This indicates that the content of PERF_SAMPLE_MMAP2 contains build-ID data instead of device major and minor numbers as well as the inode number.


This indicates there is extended data available (currently not used).


This bit is not set by the kernel. It is reserved for the user-space perf utility to indicate that /proc/pid/maps parsing was taking too long and was stopped, and thus the mmap records may be truncated.


The type value is one of the below. The values in the corresponding record (that follows the header) depend on the type selected as shown.


The MMAP events record the PROT_EXEC mappings so that we can correlate user-space IPs to code. They have the following structure:

struct {
    struct perf_event_header header;
    u32    pid, tid;
    u64    addr;
    u64    len;
    u64    pgoff;
    char   filename[];

is the process ID.


is the thread ID.


is the address of the allocated memory. len is the length of the allocated memory. pgoff is the page offset of the allocated memory. filename is a string describing the backing of the allocated memory.


This record indicates when events are lost.

struct {
    struct perf_event_header header;
    u64    id;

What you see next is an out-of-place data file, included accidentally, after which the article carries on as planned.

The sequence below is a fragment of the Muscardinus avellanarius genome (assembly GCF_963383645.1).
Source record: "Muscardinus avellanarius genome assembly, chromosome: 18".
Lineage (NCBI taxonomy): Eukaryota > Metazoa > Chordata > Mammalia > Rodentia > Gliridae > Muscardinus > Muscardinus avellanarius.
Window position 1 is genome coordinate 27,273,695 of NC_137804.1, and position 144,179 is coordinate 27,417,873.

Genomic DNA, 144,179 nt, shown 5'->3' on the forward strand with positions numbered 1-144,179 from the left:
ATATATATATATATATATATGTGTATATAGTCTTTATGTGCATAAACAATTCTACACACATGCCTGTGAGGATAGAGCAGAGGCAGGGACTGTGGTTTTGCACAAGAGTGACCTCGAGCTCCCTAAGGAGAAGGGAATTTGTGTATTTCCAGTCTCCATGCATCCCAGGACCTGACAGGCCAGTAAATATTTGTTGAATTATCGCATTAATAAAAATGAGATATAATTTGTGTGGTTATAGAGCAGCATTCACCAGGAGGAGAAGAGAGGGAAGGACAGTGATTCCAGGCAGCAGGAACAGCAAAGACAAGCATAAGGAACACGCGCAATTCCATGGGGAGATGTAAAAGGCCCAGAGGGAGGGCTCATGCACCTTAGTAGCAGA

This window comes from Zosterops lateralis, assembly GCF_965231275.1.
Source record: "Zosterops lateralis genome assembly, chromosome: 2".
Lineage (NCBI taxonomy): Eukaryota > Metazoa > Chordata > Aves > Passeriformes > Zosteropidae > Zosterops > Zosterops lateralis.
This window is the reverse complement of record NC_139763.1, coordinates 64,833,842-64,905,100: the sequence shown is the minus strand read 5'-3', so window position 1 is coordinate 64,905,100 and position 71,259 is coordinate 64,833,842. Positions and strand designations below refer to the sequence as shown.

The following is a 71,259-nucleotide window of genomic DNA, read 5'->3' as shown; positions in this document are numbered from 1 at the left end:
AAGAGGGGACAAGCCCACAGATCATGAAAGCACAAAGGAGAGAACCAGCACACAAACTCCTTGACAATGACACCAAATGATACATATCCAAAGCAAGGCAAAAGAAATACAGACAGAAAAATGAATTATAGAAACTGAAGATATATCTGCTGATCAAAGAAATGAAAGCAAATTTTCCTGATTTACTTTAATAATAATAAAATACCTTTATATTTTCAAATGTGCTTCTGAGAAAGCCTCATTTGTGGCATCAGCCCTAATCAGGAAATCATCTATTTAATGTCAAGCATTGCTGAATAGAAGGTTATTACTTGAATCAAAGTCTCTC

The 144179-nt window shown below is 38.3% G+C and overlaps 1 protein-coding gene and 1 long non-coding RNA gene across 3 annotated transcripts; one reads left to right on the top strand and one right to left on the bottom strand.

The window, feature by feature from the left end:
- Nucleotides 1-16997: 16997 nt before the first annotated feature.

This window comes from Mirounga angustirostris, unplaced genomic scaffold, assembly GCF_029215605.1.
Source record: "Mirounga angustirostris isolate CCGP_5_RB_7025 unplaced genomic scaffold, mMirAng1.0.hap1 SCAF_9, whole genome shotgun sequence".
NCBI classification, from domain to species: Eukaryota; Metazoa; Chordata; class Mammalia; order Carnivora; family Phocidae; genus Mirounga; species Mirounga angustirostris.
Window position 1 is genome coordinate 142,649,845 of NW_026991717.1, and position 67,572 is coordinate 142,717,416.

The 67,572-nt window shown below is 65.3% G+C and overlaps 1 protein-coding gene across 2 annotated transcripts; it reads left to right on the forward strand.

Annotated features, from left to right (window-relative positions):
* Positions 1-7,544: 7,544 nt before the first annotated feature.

u64    lost;
    struct sample_id sample_id;

is the unique event ID for the samples that were lost.


is the number of events that were lost.


This record indicates a change in the process name.

struct {
    struct perf_event_header header;
    u32    pid;
    u32    tid;
    char   comm[];
    struct sample_id sample_id;

is the process ID.


is the thread ID.


is a string containing the new name of the process.


This record indicates a process exit event.

struct {
    struct perf_event_header header;
    u32    pid, ppid;
    u32    tid, ptid;
    u64    time;
    struct sample_id sample_id;

This record indicates a throttle/unthrottle event.

struct {
    struct perf_event_header header;
    u64    time;
    u64    id;
    u64    stream_id;
    struct sample_id sample_id;

This record indicates a fork event.

struct {
    struct perf_event_header header;
    u32    pid, ppid;
    u32    tid, ptid;
    u64    time;
    struct sample_id sample_id;